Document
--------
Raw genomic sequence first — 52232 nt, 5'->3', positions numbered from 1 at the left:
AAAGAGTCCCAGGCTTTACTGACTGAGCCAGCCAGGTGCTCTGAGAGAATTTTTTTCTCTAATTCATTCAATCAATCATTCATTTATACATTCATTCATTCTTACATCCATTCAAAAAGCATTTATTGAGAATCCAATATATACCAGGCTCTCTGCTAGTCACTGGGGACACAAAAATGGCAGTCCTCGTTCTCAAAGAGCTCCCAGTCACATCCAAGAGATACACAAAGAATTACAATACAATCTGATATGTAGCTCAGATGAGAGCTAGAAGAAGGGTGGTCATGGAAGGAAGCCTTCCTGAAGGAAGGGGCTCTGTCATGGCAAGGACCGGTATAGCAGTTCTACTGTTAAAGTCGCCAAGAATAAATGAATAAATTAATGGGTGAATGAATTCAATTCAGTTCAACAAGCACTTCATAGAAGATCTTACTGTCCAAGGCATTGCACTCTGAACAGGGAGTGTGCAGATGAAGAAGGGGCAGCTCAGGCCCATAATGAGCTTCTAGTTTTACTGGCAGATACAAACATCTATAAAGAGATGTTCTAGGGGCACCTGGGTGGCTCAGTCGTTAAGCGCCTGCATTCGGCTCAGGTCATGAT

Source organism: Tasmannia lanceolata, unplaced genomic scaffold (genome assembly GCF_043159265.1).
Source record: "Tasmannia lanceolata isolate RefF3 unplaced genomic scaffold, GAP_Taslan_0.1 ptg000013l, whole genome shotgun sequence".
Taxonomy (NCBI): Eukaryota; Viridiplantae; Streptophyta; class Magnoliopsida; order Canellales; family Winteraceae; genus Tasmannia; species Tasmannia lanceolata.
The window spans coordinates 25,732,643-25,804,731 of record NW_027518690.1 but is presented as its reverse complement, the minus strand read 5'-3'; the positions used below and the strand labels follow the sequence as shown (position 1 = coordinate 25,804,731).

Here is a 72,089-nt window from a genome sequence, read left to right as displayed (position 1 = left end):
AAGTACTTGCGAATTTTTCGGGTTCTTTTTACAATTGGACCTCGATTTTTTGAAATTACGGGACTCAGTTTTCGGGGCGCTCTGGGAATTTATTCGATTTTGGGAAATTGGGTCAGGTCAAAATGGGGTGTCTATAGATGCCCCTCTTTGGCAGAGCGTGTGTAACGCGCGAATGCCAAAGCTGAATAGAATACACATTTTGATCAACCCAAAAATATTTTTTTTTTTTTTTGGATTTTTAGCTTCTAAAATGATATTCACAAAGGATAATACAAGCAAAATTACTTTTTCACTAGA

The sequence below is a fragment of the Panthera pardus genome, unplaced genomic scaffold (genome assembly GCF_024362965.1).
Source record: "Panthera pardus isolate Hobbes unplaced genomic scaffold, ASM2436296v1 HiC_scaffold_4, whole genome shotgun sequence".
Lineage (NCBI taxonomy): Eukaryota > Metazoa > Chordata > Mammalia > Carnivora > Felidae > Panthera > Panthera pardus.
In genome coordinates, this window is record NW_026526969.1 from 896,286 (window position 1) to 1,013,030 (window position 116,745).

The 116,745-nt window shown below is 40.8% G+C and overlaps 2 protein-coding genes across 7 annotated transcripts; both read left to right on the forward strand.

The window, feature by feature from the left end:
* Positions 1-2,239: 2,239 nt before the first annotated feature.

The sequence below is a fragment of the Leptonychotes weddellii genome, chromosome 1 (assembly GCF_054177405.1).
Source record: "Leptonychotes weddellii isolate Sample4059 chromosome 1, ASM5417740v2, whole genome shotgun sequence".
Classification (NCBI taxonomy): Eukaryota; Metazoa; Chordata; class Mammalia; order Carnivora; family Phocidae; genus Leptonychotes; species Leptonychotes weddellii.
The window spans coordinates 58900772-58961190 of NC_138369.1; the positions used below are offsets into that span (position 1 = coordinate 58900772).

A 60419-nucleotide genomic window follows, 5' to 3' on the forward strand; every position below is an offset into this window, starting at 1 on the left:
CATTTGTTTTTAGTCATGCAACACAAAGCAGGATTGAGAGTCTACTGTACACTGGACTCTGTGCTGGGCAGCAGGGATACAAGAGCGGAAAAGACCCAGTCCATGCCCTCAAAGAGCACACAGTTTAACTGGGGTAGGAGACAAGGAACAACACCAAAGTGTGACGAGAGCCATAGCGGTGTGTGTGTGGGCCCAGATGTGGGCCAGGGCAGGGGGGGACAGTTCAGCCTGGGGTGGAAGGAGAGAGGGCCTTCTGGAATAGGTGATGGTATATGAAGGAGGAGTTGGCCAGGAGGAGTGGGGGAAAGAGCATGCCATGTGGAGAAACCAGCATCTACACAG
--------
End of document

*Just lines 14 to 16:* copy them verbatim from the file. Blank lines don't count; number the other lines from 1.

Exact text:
The window, feature by feature from the left end:
* Positions 1-2,239: 2,239 nt before the first annotated feature.

The sequence below is a fragment of the Leptonychotes weddellii genome, chromosome 1 (assembly GCF_054177405.1).